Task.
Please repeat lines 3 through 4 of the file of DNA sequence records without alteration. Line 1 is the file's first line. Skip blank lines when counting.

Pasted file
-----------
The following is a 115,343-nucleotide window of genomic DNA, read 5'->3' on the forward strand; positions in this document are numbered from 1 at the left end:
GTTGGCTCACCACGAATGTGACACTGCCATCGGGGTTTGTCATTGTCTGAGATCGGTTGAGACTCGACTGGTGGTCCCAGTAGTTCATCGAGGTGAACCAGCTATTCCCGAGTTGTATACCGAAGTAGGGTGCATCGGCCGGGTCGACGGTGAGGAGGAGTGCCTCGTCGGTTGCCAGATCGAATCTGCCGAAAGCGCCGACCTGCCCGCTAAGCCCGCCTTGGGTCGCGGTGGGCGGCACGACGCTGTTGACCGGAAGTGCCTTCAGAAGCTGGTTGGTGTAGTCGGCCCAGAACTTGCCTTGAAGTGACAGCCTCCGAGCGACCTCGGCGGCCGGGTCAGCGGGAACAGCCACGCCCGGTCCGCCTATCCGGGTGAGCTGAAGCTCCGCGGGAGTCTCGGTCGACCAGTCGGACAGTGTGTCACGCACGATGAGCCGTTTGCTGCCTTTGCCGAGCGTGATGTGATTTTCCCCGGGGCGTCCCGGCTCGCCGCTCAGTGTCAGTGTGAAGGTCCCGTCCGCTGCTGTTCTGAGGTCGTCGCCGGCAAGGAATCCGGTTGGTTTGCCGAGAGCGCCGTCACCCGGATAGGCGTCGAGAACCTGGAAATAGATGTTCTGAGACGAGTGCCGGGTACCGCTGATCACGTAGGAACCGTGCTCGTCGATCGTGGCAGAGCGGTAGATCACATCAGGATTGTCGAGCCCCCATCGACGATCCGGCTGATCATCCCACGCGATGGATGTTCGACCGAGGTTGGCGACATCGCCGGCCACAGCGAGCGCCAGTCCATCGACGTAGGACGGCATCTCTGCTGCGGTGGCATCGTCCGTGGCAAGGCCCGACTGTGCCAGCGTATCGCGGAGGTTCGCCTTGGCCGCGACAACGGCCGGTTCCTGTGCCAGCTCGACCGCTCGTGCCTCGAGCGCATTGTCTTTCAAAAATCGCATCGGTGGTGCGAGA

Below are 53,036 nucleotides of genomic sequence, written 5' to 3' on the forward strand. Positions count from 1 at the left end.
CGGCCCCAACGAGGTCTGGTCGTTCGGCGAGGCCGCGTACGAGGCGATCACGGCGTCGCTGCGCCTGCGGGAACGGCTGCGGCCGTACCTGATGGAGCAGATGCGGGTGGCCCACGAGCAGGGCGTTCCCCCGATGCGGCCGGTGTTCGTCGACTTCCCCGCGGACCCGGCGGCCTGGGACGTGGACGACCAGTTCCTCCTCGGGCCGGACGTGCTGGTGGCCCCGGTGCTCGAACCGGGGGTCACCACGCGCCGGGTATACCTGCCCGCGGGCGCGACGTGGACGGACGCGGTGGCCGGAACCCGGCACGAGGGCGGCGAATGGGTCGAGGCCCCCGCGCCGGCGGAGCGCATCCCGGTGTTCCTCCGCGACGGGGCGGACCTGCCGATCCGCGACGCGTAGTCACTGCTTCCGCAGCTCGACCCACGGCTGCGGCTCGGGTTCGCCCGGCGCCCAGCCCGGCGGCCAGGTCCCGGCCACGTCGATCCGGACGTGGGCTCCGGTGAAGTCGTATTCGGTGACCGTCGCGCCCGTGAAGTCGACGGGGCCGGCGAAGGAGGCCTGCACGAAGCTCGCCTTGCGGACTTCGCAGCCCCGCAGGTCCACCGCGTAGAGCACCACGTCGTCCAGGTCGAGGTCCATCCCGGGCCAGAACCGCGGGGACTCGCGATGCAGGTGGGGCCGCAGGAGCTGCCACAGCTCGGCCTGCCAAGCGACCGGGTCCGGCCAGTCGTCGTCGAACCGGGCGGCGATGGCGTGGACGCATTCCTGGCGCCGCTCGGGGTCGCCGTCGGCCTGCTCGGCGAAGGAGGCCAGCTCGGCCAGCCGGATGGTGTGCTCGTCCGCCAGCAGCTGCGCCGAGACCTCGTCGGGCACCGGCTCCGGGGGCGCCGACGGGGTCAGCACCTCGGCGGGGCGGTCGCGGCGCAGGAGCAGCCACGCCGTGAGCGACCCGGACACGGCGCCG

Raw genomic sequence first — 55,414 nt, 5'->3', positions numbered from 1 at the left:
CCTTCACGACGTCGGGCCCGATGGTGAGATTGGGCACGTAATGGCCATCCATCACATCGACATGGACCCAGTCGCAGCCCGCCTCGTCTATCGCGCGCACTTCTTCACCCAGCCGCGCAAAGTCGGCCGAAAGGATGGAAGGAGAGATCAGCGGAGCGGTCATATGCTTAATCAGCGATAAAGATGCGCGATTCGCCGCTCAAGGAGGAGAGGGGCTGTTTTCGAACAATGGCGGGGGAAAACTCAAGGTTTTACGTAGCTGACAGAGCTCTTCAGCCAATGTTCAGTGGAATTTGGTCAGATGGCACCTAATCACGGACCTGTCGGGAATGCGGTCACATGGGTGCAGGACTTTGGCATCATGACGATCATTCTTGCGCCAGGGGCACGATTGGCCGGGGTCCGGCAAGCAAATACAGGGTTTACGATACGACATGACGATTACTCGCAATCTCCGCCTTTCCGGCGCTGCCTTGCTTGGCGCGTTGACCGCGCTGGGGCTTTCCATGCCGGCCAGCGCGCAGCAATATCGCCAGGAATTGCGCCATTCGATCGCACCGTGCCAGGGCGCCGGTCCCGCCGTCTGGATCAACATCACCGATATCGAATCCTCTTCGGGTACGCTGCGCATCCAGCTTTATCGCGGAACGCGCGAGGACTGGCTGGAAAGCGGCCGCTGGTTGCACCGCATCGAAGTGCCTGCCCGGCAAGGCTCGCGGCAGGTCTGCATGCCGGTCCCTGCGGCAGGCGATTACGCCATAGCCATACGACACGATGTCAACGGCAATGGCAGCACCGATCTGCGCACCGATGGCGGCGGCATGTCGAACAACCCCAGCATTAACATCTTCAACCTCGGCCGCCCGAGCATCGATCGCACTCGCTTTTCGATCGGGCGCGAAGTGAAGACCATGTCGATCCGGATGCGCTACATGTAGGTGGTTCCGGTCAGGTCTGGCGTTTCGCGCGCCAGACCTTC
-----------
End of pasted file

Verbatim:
Below are 53,036 nucleotides of genomic sequence, written 5' to 3' on the forward strand. Positions count from 1 at the left end.
CGGCCCCAACGAGGTCTGGTCGTTCGGCGAGGCCGCGTACGAGGCGATCACGGCGTCGCTGCGCCTGCGGGAACGGCTGCGGCCGTACCTGATGGAGCAGATGCGGGTGGCCCACGAGCAGGGCGTTCCCCCGATGCGGCCGGTGTTCGTCGACTTCCCCGCGGACCCGGCGGCCTGGGACGTGGACGACCAGTTCCTCCTCGGGCCGGACGTGCTGGTGGCCCCGGTGCTCGAACCGGGGGTCACCACGCGCCGGGTATACCTGCCCGCGGGCGCGACGTGGACGGACGCGGTGGCCGGAACCCGGCACGAGGGCGGCGAATGGGTCGAGGCCCCCGCGCCGGCGGAGCGCATCCCGGTGTTCCTCCGCGACGGGGCGGACCTGCCGATCCGCGACGCGTAGTCACTGCTTCCGCAGCTCGACCCACGGCTGCGGCTCGGGTTCGCCCGGCGCCCAGCCCGGCGGCCAGGTCCCGGCCACGTCGATCCGGACGTGGGCTCCGGTGAAGTCGTATTCGGTGACCGTCGCGCCCGTGAAGTCGACGGGGCCGGCGAAGGAGGCCTGCACGAAGCTCGCCTTGCGGACTTCGCAGCCCCGCAGGTCCACCGCGTAGAGCACCACGTCGTCCAGGTCGAGGTCCATCCCGGGCCAGAACCGCGGGGACTCGCGATGCAGGTGGGGCCGCAGGAGCTGCCACAGCTCGGCCTGCCAAGCGACCGGGTCCGGCCAGTCGTCGTCGAACCGGGCGGCGATGGCGTGGACGCATTCCTGGCGCCGCTCGGGGTCGCCGTCGGCCTGCTCGGCGAAGGAGGCCAGCTCGGCCAGCCGGATGGTGTGCTCGTCCGCCAGCAGCTGCGCCGAGACCTCGTCGGGCACCGGCTCCGGGGGCGCCGACGGGGTCAGCACCTCGGCGGGGCGGTCGCGGCGCAGGAGCAGCCACGCCGTGAGCGACCCGGACACGGCGCCG